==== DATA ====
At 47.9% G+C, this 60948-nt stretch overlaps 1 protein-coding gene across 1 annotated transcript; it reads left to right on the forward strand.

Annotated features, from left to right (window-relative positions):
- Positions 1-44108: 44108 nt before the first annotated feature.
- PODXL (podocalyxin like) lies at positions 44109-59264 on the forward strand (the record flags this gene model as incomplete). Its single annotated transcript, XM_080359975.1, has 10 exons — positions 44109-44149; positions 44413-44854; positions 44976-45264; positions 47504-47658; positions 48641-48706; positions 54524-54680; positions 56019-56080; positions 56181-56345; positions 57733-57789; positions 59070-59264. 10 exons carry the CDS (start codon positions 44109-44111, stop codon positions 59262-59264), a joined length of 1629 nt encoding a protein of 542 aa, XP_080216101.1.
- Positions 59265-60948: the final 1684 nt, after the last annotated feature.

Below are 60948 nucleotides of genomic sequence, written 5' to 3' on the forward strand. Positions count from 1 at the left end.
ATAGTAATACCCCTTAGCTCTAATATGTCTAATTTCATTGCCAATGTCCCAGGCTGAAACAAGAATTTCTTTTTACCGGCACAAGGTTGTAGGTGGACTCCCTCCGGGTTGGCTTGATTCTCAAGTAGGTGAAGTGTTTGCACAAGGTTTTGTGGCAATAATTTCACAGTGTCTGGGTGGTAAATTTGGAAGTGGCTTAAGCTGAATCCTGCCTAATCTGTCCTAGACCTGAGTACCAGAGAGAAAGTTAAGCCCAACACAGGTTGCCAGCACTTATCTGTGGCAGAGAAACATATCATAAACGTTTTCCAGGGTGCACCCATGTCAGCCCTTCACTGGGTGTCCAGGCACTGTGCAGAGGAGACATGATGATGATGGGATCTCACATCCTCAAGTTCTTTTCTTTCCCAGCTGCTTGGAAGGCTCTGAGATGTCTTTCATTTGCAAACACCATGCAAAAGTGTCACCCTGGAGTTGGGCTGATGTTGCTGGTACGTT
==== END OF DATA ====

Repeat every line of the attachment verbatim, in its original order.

At 47.9% G+C, this 60948-nt stretch overlaps 1 protein-coding gene across 1 annotated transcript; it reads left to right on the forward strand.

Annotated features, from left to right (window-relative positions):
- Positions 1-44108: 44108 nt before the first annotated feature.
- PODXL (podocalyxin like) lies at positions 44109-59264 on the forward strand (the record flags this gene model as incomplete). Its single annotated transcript, XM_080359975.1, has 10 exons — positions 44109-44149; positions 44413-44854; positions 44976-45264; positions 47504-47658; positions 48641-48706; positions 54524-54680; positions 56019-56080; positions 56181-56345; positions 57733-57789; positions 59070-59264. 10 exons carry the CDS (start codon positions 44109-44111, stop codon positions 59262-59264), a joined length of 1629 nt encoding a protein of 542 aa, XP_080216101.1.
- Positions 59265-60948: the final 1684 nt, after the last annotated feature.

Below are 60948 nucleotides of genomic sequence, written 5' to 3' on the forward strand. Positions count from 1 at the left end.
ATAGTAATACCCCTTAGCTCTAATATGTCTAATTTCATTGCCAATGTCCCAGGCTGAAACAAGAATTTCTTTTTACCGGCACAAGGTTGTAGGTGGACTCCCTCCGGGTTGGCTTGATTCTCAAGTAGGTGAAGTGTTTGCACAAGGTTTTGTGGCAATAATTTCACAGTGTCTGGGTGGTAAATTTGGAAGTGGCTTAAGCTGAATCCTGCCTAATCTGTCCTAGACCTGAGTACCAGAGAGAAAGTTAAGCCCAACACAGGTTGCCAGCACTTATCTGTGGCAGAGAAACATATCATAAACGTTTTCCAGGGTGCACCCATGTCAGCCCTTCACTGGGTGTCCAGGCACTGTGCAGAGGAGACATGATGATGATGGGATCTCACATCCTCAAGTTCTTTTCTTTCCCAGCTGCTTGGAAGGCTCTGAGATGTCTTTCATTTGCAAACACCATGCAAAAGTGTCACCCTGGAGTTGGGCTGATGTTGCTGGTACGTT